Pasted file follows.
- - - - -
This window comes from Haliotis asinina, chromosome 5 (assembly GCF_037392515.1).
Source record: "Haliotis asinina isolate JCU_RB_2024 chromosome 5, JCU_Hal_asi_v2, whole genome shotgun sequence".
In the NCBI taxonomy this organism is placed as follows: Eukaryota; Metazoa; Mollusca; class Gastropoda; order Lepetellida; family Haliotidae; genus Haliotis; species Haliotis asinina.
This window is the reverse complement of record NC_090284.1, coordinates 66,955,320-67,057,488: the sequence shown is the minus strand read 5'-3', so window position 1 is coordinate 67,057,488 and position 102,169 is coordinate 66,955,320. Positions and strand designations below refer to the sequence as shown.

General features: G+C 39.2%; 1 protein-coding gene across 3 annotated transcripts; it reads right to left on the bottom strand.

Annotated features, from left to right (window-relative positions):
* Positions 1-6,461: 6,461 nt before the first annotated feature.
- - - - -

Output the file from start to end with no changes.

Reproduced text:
This window comes from Haliotis asinina, chromosome 5 (assembly GCF_037392515.1).
Source record: "Haliotis asinina isolate JCU_RB_2024 chromosome 5, JCU_Hal_asi_v2, whole genome shotgun sequence".
In the NCBI taxonomy this organism is placed as follows: Eukaryota; Metazoa; Mollusca; class Gastropoda; order Lepetellida; family Haliotidae; genus Haliotis; species Haliotis asinina.
This window is the reverse complement of record NC_090284.1, coordinates 66,955,320-67,057,488: the sequence shown is the minus strand read 5'-3', so window position 1 is coordinate 67,057,488 and position 102,169 is coordinate 66,955,320. Positions and strand designations below refer to the sequence as shown.

General features: G+C 39.2%; 1 protein-coding gene across 3 annotated transcripts; it reads right to left on the bottom strand.

Annotated features, from left to right (window-relative positions):
* Positions 1-6,461: 6,461 nt before the first annotated feature.